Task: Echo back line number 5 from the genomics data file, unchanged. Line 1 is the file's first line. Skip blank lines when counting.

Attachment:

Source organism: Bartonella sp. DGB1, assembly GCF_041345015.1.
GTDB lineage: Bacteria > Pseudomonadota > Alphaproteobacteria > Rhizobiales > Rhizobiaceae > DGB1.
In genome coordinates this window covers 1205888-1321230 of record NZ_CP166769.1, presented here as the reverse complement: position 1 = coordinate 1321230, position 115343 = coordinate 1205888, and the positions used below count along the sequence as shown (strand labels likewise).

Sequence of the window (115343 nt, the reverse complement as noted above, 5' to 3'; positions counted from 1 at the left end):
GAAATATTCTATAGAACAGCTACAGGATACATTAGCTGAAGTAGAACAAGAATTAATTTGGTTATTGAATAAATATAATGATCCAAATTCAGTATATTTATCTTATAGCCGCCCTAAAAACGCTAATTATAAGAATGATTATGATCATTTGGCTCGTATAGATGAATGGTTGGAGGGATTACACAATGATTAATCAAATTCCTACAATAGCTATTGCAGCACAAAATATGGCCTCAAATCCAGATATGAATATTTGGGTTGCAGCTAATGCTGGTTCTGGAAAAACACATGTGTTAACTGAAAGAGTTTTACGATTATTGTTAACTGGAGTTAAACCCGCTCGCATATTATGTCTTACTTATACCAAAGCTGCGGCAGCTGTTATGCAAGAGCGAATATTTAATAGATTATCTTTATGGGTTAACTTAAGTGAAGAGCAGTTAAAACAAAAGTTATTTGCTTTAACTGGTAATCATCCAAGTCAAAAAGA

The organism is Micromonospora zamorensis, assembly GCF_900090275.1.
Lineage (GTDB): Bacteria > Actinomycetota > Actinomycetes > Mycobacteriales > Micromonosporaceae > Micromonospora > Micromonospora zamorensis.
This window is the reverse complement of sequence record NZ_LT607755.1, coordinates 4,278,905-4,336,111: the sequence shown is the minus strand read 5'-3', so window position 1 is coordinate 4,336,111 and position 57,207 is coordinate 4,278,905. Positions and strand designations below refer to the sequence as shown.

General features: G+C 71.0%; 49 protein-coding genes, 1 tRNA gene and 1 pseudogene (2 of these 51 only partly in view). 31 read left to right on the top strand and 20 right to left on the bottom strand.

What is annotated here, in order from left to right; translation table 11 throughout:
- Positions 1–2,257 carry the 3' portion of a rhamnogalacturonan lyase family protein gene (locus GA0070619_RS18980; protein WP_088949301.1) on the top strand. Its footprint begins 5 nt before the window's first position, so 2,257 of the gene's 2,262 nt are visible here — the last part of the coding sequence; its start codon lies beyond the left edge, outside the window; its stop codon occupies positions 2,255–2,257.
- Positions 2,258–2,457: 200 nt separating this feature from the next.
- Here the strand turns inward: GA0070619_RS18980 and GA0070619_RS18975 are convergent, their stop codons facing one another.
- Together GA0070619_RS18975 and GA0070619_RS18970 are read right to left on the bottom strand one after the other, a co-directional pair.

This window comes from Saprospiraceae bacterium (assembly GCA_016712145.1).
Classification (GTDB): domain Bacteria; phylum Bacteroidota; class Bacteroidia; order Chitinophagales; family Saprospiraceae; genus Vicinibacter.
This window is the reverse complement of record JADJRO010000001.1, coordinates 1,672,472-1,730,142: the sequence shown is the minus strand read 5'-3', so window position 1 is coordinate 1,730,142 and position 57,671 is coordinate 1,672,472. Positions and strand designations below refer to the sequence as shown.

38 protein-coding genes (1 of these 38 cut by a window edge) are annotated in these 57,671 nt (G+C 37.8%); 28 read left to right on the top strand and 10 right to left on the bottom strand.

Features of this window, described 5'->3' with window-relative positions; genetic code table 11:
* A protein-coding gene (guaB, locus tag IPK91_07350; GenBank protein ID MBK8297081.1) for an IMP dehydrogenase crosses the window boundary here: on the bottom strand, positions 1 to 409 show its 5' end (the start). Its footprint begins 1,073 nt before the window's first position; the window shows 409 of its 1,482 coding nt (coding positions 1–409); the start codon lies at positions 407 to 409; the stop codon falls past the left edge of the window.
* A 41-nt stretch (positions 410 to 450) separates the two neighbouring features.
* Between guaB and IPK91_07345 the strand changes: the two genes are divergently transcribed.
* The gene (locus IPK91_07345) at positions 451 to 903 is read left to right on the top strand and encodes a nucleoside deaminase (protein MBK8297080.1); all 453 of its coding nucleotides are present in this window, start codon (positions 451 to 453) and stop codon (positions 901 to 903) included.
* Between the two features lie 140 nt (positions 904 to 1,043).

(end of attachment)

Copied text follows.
GAAATATTCTATAGAACAGCTACAGGATACATTAGCTGAAGTAGAACAAGAATTAATTTGGTTATTGAATAAATATAATGATCCAAATTCAGTATATTTATCTTATAGCCGCCCTAAAAACGCTAATTATAAGAATGATTATGATCATTTGGCTCGTATAGATGAATGGTTGGAGGGATTACACAATGATTAATCAAATTCCTACAATAGCTATTGCAGCACAAAATATGGCCTCAAATCCAGATATGAATATTTGGGTTGCAGCTAATGCTGGTTCTGGAAAAACACATGTGTTAACTGAAAGAGTTTTACGATTATTGTTAACTGGAGTTAAACCCGCTCGCATATTATGTCTTACTTATACCAAAGCTGCGGCAGCTGTTATGCAAGAGCGAATATTTAATAGATTATCTTTATGGGTTAACTTAAGTGAAGAGCAGTTAAAACAAAAGTTATTTGCTTTAACTGGTAATCATCCAAGTCAAAAAGA